2. I love reading about and trying ethnic foods… really interesting article on miso paste! I didn’t know that it needed a starter – but I guess that makes sense as many popular fermented foods do. I’m thinking kombacha, yogurt, etc.
    Which is your personal favorite bean for this recipe? Have you tried some of the variations?

    • Hi Marlaine, and thanks for the visit and comment. To be honest, I’ve only made miso myself a couple times at home, so far. And I just used good quality, organically grown soybeans that I bought at Whole Foods Market. Both batches tasted great

  3. Wow! I love your website! So much information.
    I have know for quite sometime about the benefits of fermented foods but never had the courage to try making them for myself. At the store or famers market they can get pricey so I think I should give it a try. Starting with Miso! Thanks for a great article.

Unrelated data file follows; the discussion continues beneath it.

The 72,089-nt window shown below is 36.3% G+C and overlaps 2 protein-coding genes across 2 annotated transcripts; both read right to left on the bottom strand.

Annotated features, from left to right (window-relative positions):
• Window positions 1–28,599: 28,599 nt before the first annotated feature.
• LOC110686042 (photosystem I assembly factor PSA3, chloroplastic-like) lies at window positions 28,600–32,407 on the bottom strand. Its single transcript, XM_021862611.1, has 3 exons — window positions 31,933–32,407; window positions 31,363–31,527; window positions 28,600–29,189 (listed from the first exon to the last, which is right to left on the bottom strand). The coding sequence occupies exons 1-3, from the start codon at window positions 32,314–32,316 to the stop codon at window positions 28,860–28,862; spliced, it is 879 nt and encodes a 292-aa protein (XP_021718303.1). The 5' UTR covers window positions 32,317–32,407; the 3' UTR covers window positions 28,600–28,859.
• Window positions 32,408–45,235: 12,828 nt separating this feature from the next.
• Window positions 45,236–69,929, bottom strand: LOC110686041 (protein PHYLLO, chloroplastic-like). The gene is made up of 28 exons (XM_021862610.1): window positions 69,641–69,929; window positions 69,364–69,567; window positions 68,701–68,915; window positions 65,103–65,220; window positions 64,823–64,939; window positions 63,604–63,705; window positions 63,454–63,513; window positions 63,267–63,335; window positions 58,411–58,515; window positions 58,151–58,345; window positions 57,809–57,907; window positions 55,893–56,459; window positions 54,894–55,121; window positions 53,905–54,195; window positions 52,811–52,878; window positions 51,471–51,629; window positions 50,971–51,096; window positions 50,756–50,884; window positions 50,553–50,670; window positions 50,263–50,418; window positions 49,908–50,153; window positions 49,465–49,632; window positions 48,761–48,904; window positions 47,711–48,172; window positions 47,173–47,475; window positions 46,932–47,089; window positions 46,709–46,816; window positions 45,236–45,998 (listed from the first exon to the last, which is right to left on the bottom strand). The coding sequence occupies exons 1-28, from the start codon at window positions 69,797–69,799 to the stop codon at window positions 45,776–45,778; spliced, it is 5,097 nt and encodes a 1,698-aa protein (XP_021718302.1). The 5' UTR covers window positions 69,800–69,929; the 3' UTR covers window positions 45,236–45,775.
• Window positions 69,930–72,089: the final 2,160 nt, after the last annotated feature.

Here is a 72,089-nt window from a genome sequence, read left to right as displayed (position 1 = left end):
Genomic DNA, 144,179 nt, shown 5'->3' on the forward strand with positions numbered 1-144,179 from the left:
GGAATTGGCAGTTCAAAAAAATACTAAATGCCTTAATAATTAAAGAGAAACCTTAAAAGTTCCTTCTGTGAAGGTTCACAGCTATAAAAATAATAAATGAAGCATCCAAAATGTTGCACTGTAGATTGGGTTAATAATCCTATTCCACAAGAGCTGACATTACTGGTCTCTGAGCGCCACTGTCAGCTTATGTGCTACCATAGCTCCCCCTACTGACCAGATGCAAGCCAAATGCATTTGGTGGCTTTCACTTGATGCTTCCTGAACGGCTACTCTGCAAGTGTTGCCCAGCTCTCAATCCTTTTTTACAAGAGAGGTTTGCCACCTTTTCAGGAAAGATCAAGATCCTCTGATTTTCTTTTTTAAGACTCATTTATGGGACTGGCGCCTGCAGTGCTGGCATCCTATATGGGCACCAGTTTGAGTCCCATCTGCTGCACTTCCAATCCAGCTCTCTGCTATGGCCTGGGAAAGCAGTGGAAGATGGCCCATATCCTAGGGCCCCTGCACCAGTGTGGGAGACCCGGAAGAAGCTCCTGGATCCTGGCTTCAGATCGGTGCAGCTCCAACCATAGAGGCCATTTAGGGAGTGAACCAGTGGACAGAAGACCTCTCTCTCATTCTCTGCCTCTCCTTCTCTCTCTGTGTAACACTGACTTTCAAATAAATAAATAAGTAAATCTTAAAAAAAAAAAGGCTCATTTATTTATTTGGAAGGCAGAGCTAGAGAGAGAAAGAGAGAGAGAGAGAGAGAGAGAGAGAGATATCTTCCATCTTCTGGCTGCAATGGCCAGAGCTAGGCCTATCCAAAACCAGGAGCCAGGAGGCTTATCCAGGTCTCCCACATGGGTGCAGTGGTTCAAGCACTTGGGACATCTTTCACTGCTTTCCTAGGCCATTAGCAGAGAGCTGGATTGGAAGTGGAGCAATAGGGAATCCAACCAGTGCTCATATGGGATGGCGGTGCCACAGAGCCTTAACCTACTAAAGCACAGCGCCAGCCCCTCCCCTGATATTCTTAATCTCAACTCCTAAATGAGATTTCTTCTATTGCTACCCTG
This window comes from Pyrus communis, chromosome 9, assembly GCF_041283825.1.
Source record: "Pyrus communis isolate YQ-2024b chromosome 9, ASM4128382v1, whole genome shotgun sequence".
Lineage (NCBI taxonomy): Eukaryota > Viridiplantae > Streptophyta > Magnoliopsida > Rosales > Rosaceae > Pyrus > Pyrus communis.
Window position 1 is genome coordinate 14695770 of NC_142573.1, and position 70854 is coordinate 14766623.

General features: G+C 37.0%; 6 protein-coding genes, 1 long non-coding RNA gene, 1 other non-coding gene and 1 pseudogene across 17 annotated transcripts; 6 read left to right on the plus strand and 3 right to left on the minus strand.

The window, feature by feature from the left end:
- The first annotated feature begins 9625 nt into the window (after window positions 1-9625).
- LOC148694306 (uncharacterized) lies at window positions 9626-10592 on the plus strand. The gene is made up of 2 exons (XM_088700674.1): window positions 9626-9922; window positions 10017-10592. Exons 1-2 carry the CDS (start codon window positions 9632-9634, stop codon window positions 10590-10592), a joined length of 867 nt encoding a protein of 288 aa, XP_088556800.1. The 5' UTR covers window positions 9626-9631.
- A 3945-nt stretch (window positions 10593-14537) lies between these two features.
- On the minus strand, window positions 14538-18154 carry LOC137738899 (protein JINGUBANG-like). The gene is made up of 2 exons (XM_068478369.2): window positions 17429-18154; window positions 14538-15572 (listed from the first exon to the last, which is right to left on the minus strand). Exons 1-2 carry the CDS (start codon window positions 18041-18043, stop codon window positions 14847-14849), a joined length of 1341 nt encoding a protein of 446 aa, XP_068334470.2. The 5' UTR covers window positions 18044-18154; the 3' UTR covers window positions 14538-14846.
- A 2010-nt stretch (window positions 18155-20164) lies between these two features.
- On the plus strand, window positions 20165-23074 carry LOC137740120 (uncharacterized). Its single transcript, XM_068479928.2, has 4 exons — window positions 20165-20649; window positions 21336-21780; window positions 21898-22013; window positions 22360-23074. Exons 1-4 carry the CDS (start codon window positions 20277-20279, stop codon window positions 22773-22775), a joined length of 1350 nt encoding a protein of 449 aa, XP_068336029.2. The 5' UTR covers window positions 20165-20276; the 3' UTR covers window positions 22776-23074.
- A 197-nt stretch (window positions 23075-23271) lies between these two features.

• Thanks for the nice comment, Diana, and have fun making your own miso paste – I tried it and loved the whole process!

  4. My friend makes her own miso paste and has talked me into trying it. Although the process seems quite complex and of course requires a lot of patience I am certainly going to give it a go.

    Although I do not have as much experience I am going to compete with my friend and then we will each prepare a dish and see who’s tastes the best 😉 What is your favourite Japanese dish that uses miso paste?

  5. Hello,